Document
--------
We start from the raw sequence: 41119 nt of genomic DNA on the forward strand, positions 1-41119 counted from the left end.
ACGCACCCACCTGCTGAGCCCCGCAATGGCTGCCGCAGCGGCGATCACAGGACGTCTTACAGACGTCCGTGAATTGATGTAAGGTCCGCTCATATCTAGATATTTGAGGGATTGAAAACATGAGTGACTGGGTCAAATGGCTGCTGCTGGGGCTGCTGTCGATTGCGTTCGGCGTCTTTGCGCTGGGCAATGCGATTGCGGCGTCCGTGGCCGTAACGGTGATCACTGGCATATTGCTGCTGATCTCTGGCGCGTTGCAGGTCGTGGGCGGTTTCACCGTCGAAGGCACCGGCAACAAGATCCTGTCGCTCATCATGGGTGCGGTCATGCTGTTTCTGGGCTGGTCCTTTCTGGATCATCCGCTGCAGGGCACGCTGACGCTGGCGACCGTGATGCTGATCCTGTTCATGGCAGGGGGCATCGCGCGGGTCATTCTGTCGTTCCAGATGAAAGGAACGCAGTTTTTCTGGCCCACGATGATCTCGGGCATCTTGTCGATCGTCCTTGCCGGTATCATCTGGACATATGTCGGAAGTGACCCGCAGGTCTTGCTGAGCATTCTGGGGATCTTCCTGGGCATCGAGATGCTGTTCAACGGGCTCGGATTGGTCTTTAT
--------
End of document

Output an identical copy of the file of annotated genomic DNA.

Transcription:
We start from the raw sequence: 41119 nt of genomic DNA on the forward strand, positions 1-41119 counted from the left end.
ACGCACCCACCTGCTGAGCCCCGCAATGGCTGCCGCAGCGGCGATCACAGGACGTCTTACAGACGTCCGTGAATTGATGTAAGGTCCGCTCATATCTAGATATTTGAGGGATTGAAAACATGAGTGACTGGGTCAAATGGCTGCTGCTGGGGCTGCTGTCGATTGCGTTCGGCGTCTTTGCGCTGGGCAATGCGATTGCGGCGTCCGTGGCCGTAACGGTGATCACTGGCATATTGCTGCTGATCTCTGGCGCGTTGCAGGTCGTGGGCGGTTTCACCGTCGAAGGCACCGGCAACAAGATCCTGTCGCTCATCATGGGTGCGGTCATGCTGTTTCTGGGCTGGTCCTTTCTGGATCATCCGCTGCAGGGCACGCTGACGCTGGCGACCGTGATGCTGATCCTGTTCATGGCAGGGGGCATCGCGCGGGTCATTCTGTCGTTCCAGATGAAAGGAACGCAGTTTTTCTGGCCCACGATGATCTCGGGCATCTTGTCGATCGTCCTTGCCGGTATCATCTGGACATATGTCGGAAGTGACCCGCAGGTCTTGCTGAGCATTCTGGGGATCTTCCTGGGCATCGAGATGCTGTTCAACGGGCTCGGATTGGTCTTTAT